- PHILLIPS: The benefits of defying ‘common wisdom’
- Judge strikes down Arkansas abortion law — nation’s toughest — as unconstitutional
- Court: Tenn. must recognize 3 same-sex marriages
- Russia claims to have downed U.S. drone over Crimea region; Pentagon denies
- John Daly shoots 90 at PGA Tour event: ‘I’m falling apart’
- Police: Man arrested in West Virginia may be linked to Alexandria killings
- Smile: Equipping cops with body-mounted cameras gains steam in Calif., N.Y.
- Obama to sign bill cutting taxpayer money for party conventions
- Half of Americans worried about second Cold War: poll
- Kermit Gosnell clinic aide who heard aborted baby scream gets 5 to 10 years in prison
Latest Bill Burton Items
Faux news host Stephen Colbert isn't the only comedian with a super PAC connection. Political satirist Bill Maher got into the act Thursday night, pledging $1 million to a political committee supporting President Barack Obama.
In the battle of unlimited-money political groups that will play a major role in the 2012 general election, Republican groups have stockpiled far more cash than their Democratic rivals, and a tiny group of people is set to have a dramatic influence on the electoral process.
When Mitt Romney's backers started a super PAC, it seemed they had hoped to hold their fire until the general election. But Newt Gingrich may have shaken both Romney and Obama strategists' assurance that the former Massachusetts governor will make it that far.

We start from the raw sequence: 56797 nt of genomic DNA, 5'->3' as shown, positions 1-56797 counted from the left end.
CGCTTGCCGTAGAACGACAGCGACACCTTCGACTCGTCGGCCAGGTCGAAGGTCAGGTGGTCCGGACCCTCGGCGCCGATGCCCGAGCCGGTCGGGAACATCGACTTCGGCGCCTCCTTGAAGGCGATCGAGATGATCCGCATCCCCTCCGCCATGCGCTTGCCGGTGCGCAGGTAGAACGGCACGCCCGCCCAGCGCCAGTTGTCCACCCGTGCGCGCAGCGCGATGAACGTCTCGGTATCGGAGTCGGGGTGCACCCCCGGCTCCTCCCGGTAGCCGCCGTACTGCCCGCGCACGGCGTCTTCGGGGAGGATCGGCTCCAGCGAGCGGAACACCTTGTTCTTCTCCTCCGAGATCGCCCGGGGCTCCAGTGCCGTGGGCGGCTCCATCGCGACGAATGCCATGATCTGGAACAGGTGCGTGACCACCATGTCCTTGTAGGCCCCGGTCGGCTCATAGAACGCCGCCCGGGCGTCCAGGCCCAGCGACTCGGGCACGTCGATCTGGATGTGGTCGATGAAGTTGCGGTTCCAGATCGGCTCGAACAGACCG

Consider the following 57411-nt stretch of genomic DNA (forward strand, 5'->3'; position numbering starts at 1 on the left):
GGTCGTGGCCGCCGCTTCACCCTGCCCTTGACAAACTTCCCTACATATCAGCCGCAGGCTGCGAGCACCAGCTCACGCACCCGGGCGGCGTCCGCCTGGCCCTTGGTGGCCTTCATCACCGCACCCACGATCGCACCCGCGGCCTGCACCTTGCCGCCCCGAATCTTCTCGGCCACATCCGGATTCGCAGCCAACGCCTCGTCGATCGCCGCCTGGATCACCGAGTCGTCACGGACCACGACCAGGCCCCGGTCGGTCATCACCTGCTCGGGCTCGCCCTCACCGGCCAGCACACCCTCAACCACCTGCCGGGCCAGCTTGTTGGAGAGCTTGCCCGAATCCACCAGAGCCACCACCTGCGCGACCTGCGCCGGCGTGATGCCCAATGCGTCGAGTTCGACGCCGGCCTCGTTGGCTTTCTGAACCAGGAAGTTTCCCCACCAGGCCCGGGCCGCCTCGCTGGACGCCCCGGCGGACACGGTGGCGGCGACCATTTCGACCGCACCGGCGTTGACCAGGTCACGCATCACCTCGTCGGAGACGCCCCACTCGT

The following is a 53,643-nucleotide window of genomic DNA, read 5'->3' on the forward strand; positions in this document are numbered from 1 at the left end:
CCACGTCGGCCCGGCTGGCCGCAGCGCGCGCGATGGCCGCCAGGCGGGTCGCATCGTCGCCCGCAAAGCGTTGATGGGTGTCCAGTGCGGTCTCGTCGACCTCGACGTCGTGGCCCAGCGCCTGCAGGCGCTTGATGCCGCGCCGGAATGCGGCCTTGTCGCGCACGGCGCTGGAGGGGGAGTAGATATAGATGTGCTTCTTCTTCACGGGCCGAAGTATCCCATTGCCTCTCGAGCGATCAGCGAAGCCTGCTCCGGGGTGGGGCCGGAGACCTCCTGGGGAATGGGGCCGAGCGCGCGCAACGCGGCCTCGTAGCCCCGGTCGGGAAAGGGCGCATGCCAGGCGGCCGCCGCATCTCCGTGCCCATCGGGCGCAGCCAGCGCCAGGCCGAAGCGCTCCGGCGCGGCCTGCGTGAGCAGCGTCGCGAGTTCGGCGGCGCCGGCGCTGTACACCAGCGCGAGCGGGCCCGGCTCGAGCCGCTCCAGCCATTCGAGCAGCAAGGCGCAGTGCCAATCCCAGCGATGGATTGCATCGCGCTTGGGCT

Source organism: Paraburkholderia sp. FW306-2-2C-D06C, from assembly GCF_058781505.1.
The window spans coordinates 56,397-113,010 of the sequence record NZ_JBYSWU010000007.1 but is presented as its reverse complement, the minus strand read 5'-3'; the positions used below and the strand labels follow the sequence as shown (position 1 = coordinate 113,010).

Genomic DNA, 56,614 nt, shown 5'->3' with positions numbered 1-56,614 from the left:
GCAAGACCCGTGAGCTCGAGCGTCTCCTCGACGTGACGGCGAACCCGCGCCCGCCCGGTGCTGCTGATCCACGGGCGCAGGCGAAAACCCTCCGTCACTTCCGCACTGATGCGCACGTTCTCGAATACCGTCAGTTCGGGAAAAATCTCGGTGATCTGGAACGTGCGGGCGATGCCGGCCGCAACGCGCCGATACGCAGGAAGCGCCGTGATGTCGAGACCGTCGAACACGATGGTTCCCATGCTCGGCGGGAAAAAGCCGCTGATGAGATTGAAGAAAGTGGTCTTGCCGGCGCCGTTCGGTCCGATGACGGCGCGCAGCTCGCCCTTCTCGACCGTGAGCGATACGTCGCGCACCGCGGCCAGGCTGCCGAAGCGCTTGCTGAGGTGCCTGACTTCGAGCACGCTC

Think of super PACs as shadow cash machines for presidential candidates. They're going to be big this year. Real big.
President Obama's veto pen didn't see much action in the past two years, but history suggests that's likely to change now that Republicans control the House and want to dismantle some of his marquee legislative achievements.
President Obama lobbied senators by phone Monday to back an arms treaty with Russia that he's called a national security imperative, as a top Senate Democrat conceded "house by house combat" would be needed to win enough GOP votes to prevail.
Former President Jimmy Carter, on a trip promoting his new book, developed an upset stomach on a flight to Cleveland on Tuesday and was taken to a hospital, officials said.
This is a first. The "tea party" has bested both the Republican and Democratic parties in a Zogby favorability poll: 44 percent of likely voters surveyed gave a thumbs up to tea partiers, compared with 38 percent who favored Democrats and 30 percent who preferred Republicans.
The Democrats' agenda of jobs and tax cuts has begun to lose support within the party's own ranks, even as House and Senate members rush to finish their pre-election business and return home to seek votes for November's midterms.